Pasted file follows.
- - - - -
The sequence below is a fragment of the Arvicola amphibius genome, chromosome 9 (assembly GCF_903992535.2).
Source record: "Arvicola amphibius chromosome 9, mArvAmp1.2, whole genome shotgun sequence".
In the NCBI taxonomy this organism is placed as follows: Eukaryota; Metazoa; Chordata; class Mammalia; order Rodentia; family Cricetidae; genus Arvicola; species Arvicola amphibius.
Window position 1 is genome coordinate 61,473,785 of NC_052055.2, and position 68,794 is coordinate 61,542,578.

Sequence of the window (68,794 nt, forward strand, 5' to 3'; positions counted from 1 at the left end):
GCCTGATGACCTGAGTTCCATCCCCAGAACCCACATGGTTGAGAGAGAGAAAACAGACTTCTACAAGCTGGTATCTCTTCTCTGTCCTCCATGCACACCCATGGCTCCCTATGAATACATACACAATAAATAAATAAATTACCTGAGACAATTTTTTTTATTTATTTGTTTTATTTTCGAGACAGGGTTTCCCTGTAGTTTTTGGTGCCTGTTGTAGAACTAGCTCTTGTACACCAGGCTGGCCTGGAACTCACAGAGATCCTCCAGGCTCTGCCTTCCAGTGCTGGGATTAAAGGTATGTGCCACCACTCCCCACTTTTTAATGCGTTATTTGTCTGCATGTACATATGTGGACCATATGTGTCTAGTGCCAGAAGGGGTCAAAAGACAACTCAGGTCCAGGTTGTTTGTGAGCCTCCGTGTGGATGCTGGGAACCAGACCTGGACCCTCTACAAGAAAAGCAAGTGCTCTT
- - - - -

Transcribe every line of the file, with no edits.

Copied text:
The sequence below is a fragment of the Arvicola amphibius genome, chromosome 9 (assembly GCF_903992535.2).
Source record: "Arvicola amphibius chromosome 9, mArvAmp1.2, whole genome shotgun sequence".
In the NCBI taxonomy this organism is placed as follows: Eukaryota; Metazoa; Chordata; class Mammalia; order Rodentia; family Cricetidae; genus Arvicola; species Arvicola amphibius.
Window position 1 is genome coordinate 61,473,785 of NC_052055.2, and position 68,794 is coordinate 61,542,578.

Sequence of the window (68,794 nt, forward strand, 5' to 3'; positions counted from 1 at the left end):
GCCTGATGACCTGAGTTCCATCCCCAGAACCCACATGGTTGAGAGAGAGAAAACAGACTTCTACAAGCTGGTATCTCTTCTCTGTCCTCCATGCACACCCATGGCTCCCTATGAATACATACACAATAAATAAATAAATTACCTGAGACAATTTTTTTTATTTATTTGTTTTATTTTCGAGACAGGGTTTCCCTGTAGTTTTTGGTGCCTGTTGTAGAACTAGCTCTTGTACACCAGGCTGGCCTGGAACTCACAGAGATCCTCCAGGCTCTGCCTTCCAGTGCTGGGATTAAAGGTATGTGCCACCACTCCCCACTTTTTAATGCGTTATTTGTCTGCATGTACATATGTGGACCATATGTGTCTAGTGCCAGAAGGGGTCAAAAGACAACTCAGGTCCAGGTTGTTTGTGAGCCTCCGTGTGGATGCTGGGAACCAGACCTGGACCCTCTACAAGAAAAGCAAGTGCTCTT